We would like to thank you for your continued support and understanding during the temporary closure of West Gippsland Arts Centre. The Exhibitions we had planned for the coming months have been rescheduled into next year but we have left the artist information below and included links to their website where available so you can still enjoy a 'virtual' exhibition.
We have some innovative, interactive and inventive content coming and we ask you to keep your eyes on our social media platforms so you can stay connected with each other and with West Gippsland Arts Centre... and most importantly, stay healthy in mind and spirit!
Sam K Ryan is an illustrator, graphic artist and sleepwear designer. As a creative, she is inspired by black and white, classic Hollywood films. The elaborately embellished costume designs and overall aesthetic of the 1930s to 1950s film eras continues to summon her love for all that has a vintage and quirky essence.
Whether Sam may be focusing on fashion-based or narrative illustrations, she tends to interweave pops of colour and/or floral motifs in some form into these.
Sam's illustrations include elements applied using Computer Aided Design (CAD) that are combined with hand-drawn characters, typography, motifs and various other visuals. She also uses mediums such as innk, watercolours and coloured pencils.
Sam was due to exhibit with us in April and has been rescheduled to April 2021. Visit Sam's website here. And follow her on Facebook and Instagram.
Tuesday 6 October- Friday 30 October
Two passionate and accomplished artists, Cheryl Cook and Joan Best, explore Gippsland’s natural treasures. They bring to life the essence of our diverse environment using a variety of techniques including textiles, altered leaf prints, stitch and ceramics. The works are structurally powerful yet delicate and emotively capture the artists’ experiences. The body of work reflects the varied responses of the two artists and the richness demonstrates their love of and commitment to Gippsland.
‘Plasticity’ as an exhibition is an invitation to reflect on the omnipotence of plastic in our everyday lives. The amalgamation of plastics with organic bodies and natural environments is explored using plastic waste as an art medium. ‘Plasticity’ refers to the malleability of plastic, its capacity to mimic properties of natural materials and organic bodies, and to adopt seemingly infinite textures, forms and shapes.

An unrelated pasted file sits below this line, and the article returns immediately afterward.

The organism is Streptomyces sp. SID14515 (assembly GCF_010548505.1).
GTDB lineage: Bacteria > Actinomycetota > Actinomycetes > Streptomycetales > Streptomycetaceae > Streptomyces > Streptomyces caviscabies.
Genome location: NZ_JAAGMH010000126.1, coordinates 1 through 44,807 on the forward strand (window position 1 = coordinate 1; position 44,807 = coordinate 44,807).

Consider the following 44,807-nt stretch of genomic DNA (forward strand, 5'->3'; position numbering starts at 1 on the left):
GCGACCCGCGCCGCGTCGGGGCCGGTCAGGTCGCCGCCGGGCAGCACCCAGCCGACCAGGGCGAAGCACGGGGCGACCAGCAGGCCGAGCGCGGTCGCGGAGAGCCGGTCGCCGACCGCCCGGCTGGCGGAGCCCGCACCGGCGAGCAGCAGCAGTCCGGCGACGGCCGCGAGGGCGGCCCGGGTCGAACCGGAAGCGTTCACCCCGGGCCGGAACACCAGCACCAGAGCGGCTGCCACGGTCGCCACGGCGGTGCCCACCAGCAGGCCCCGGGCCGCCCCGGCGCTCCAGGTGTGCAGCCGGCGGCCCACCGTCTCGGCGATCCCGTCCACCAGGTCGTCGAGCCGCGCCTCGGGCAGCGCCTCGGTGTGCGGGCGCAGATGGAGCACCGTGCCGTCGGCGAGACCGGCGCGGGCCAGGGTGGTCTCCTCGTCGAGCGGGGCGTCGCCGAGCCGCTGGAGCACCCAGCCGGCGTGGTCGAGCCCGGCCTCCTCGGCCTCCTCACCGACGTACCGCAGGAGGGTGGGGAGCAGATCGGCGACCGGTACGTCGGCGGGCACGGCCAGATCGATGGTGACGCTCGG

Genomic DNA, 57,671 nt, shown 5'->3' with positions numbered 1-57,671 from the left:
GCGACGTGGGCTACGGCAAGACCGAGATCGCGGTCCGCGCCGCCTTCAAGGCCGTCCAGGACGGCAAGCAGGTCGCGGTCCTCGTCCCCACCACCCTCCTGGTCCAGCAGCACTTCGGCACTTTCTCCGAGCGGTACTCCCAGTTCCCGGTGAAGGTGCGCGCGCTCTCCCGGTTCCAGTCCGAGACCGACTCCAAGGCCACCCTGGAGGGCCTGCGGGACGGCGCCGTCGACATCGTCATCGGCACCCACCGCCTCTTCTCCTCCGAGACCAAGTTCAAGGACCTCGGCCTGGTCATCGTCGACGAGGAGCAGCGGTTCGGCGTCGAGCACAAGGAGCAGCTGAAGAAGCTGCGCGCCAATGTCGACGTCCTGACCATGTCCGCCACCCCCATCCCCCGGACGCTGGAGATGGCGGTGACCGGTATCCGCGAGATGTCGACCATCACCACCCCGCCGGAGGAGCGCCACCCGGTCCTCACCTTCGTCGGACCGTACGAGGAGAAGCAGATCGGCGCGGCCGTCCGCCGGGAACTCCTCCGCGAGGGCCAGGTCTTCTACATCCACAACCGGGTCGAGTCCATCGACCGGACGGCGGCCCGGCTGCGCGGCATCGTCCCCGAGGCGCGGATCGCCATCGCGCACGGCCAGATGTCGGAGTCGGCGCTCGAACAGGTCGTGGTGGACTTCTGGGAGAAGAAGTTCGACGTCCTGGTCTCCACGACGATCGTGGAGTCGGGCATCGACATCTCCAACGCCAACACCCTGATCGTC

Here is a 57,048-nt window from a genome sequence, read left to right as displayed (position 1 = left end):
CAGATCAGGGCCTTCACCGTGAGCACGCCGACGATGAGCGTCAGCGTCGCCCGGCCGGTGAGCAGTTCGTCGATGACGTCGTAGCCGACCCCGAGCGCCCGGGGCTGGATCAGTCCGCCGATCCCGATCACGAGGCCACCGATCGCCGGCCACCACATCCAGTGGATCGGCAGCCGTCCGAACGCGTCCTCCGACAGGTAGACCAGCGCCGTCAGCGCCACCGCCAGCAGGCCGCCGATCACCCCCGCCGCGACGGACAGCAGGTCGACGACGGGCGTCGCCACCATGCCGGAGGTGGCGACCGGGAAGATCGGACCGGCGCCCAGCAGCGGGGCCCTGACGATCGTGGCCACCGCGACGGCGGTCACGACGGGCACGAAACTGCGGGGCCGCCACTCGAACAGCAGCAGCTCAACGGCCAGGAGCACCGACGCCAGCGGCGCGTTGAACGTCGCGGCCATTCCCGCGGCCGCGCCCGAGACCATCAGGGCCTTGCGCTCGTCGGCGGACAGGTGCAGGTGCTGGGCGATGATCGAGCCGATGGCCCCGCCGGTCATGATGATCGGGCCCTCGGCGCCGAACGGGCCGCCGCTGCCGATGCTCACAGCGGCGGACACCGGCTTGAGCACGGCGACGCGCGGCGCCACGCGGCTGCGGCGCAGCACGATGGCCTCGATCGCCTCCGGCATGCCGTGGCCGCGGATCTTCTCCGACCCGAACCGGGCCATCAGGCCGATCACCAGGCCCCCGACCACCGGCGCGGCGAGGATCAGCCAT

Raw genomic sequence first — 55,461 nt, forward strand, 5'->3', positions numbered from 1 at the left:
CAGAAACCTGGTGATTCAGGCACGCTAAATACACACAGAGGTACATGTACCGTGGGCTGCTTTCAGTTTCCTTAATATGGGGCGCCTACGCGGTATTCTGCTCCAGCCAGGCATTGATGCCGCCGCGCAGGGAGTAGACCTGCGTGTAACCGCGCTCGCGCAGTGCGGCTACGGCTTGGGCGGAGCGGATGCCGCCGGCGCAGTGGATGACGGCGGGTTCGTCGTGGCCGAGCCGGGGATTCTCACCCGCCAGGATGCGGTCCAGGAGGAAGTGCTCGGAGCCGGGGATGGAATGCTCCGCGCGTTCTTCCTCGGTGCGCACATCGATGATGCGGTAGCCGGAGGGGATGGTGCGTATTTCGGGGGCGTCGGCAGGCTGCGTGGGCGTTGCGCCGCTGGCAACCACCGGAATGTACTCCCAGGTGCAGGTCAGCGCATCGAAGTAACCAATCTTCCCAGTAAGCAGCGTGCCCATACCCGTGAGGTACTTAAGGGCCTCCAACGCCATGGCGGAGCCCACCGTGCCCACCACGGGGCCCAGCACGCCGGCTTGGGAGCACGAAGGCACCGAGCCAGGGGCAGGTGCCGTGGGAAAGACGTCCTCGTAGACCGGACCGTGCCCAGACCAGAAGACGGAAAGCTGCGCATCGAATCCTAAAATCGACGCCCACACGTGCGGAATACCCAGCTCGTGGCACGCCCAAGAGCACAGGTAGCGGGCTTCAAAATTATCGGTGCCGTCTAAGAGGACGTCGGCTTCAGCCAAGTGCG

The environmental, ecological and biological consequences of household plastic waste is receiving global and local attention. Governments across all levels are confounded by issues and challenges attached to its use and disposal. First invented in 1907, plastic is now seemingly indispensable to human activity; it is present in practically every hour and space of our lives. In just eleven decades plastic has become established as one of the cheapest, most useful, and durable materials ever invented. It is modern industry’s most disregarded and readily discarded product. Half of the plastic produced in the world is single-use, eight million tonnes enter our oceans each year[i], and more than 60 million plastic bottles are disposed of everyday.
With these concerns in mind, I collected all plastic waste generated by my household over a 12 month period, that in the past would have been sent to landfill or recycled, was gathered, washed and reused. I photographed each week’s plastic waste, and at the end of every four weeks created sculptures and associated artworks.
Karen was due to exhibit with us throughout May 2020 but has been rescheduled to May 2021. Visit Karen's website here.
Netherlands-born Lucy Chapman divides her work between Botanical Art, Nature Surrealism and Contemporary Abstract. Her Winter Journey exhibition hung on the WGAC ground floor comprises 24 nature-surrealist paintings inspired by the 24 respective songs of Schubert’s Winterreise. Her first-floor Botanica et Avia exhibition features paintings of botanical subjects and birds.
Lucy was due to exhibit with us throughout June 2020 but has been rescheduled to June 2021. Visit Lucy's website here.